Friday, January 1, 2010

Birth of a series

Sherwood's response to my last post," I think that body of work has already begun, Margaret -- with this post itself! " was very perceptive. I've already begun to tease out how my interest in trees will evolve form my current work for Reading a Garden. When I start a new focus I have several things I consistently do to immerse myself in the exploration at hand. Some of these processes happen concurrently. How I work is definitely influenced by my past years as a teacher who believed strongly in the development of background knowledge to improve understanding. I know some of you will think this is all very obsessive, but it works well for me.

First, I brainstorm a huge bank of words connected to the topic. I never sensor any word that comes to mind. If it is remotely connected to the topic it goes on the list. Leaving my responses wide open encourages depth and breadth in my thinking. I continue to add to my brainstormed list for many weeks/months as I explore other areas related to the topic.

When I move into the second stage of preparation - wide reading on the topic- I can procrastinate forever. I never feel my understanding is deep enough. Right now I'm looking at the symbolism of trees/forests in art, history and literature. This is usually the stage where I convince myself I need to buy new reference material to expand my understanding. My self control over buying new books is improving. I now try the local library, second handbook stores, friends' collections and on-line used book stores. Every now and then I have a good reference before I start. We'll see how long I stay in this learning stage.

For anyone who has read my blog from the beginning, you know I use my photographs as a way to broaden my understanding of a topic I am interested in. Right now I'm culling all my photographs that reference trees in any way. Once these are placed together, I begin the process of sorting and resorting all the while keeping notes in my Trees journal. This is one of my favourite ways to find my way in my work. I don't know about you but I take photos intuitively. If it speaks to me I never question why. I just shoot and wait for it to become important. The sorting and resorting helps me see the themes I am interested in. I also follow several photography blogs. Looking at other artists' photographs provides me with fresh ideas. I look for ones I am attracted to and then record why. This is not about technique or composition, It's about what content draws me and why.

Concurrently, I begin to look at how other painters, sculptors, instillation artists have explored this topic in their work. I don't do this to copy other artists' work, rather I want to get a sense of where what I am interested in fits with what is being created by contemporary artists.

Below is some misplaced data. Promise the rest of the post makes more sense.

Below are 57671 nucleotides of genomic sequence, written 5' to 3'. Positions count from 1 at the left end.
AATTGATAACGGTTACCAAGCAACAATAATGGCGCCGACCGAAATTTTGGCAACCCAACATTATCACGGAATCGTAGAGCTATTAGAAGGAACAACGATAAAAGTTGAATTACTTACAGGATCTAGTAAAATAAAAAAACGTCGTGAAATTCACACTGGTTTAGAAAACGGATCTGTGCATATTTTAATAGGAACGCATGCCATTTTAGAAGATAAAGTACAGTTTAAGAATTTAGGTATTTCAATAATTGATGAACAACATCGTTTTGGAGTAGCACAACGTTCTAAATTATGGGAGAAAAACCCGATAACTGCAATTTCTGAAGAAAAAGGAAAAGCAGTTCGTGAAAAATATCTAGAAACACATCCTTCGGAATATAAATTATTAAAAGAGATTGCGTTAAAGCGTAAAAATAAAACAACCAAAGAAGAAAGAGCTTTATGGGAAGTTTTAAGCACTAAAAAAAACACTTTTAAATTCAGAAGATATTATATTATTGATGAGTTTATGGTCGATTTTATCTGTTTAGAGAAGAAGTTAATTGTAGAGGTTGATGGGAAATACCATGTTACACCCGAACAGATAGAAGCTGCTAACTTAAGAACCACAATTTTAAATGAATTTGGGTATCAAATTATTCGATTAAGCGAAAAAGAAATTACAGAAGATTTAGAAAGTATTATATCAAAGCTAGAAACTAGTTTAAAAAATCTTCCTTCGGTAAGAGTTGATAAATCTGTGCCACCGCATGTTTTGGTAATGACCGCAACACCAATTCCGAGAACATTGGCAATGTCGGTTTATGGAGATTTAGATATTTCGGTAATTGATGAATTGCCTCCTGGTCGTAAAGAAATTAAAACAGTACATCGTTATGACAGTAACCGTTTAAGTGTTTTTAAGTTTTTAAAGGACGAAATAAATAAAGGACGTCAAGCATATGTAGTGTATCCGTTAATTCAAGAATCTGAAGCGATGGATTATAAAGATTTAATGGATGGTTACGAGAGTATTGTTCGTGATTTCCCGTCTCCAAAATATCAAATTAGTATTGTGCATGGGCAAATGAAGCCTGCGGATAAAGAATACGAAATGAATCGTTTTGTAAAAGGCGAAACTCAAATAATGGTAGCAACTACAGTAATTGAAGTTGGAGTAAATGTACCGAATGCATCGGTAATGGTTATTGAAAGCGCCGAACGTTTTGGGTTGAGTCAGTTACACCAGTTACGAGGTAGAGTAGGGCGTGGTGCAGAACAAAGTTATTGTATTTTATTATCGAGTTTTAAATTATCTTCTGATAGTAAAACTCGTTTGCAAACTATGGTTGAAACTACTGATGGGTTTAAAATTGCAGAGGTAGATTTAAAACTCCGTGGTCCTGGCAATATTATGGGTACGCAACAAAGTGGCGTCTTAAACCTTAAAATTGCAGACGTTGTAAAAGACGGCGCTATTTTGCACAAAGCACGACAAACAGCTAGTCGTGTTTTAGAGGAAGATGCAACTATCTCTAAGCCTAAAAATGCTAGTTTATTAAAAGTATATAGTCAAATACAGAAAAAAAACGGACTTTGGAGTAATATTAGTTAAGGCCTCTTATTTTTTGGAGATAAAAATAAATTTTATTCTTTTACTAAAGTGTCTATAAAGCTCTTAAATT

My focus on trees has really begun in my Reading a Garden series but I expect it to expand beyond this series. I've already created several works that I will re-post here. Several others are in various states of completion. I guess I've already begun to say quite a bit about the trees I came across during my two week stay on the Demesne.

Screen(2009) 24 x 10 in. mixed media on board

Hidden(2009) 24 x 10 in. mixed media on board

Entangled (2009) 24 x 10 in. mixed media on board

I began and ended with a photo of trees from Birr Castle Demense . What do they tell you?


Poetic Artist said...

Wonderful post..We all have our way of getting to same place..Thank you for sharing yours.

Leslie Avon Miller said...

You understand your process Margaret, and it works well for you. Enjoy your trees and and wishing you a Fresh New Year.

Four Seasons in a Life said...

Dear Margaret,

Trees have had a connection with me since my early teens. Not so much because there is a connection with art as raising them from seeds our just twigs I stuck into the ground when I did not know any better.

I also like photographing them, tuning the images into duo-tones.

As you undertake your journey, I shall be following you along.

Warmest regards

Kathy said...

Your thoughtful and thorough process is reflected in your work! Love the paintings! And, I also like the photo of the willow tree :)

Blue Sky Dreaming said...

Your process works for you and it shows! Happy New Year!
Nice to see a willow in open ground...I live in a small space so it is a refreshing sight.

rivergardenstudio said...

ahhhh... trees. I love reading about your journey here, and how your teaching and learning go hand in hand. I find the roots especially beautiful. Happy new year to you, roxanne

Shayla said...

You have many great tools in your process. It reminds me of Twyla Tharpe's "The Creative Habit" put into action. As for the tree at the bottom, it speaks to me of Alice in Wonderland, fantasy type trees because of the way it's been trimmed. It looks like a tree umbrella. In one word: fun.

Sherwood Harrington said...

Another very thoughtful and instructive post, Margaret. And that's a lovely image of one of Birr's weeping beeches at the top!

While you're in the research phase (and are still thinking about the Demesne), I have something you might want to take a look at. There was a little red book in the Bothy that you may have seen, "The Red Tree Trail," in which Lord Rosse takes the reader on a verbal tour of 50 of his favourite trees on the grounds -- but it has no illustrations. From time to time while we were there, I took pictures of each of them (usually three pictures of each: one from a distance and then closeups of bark and leaves.)

You can see the collection by clicking here.

Anonymous said...

nice post. thanks.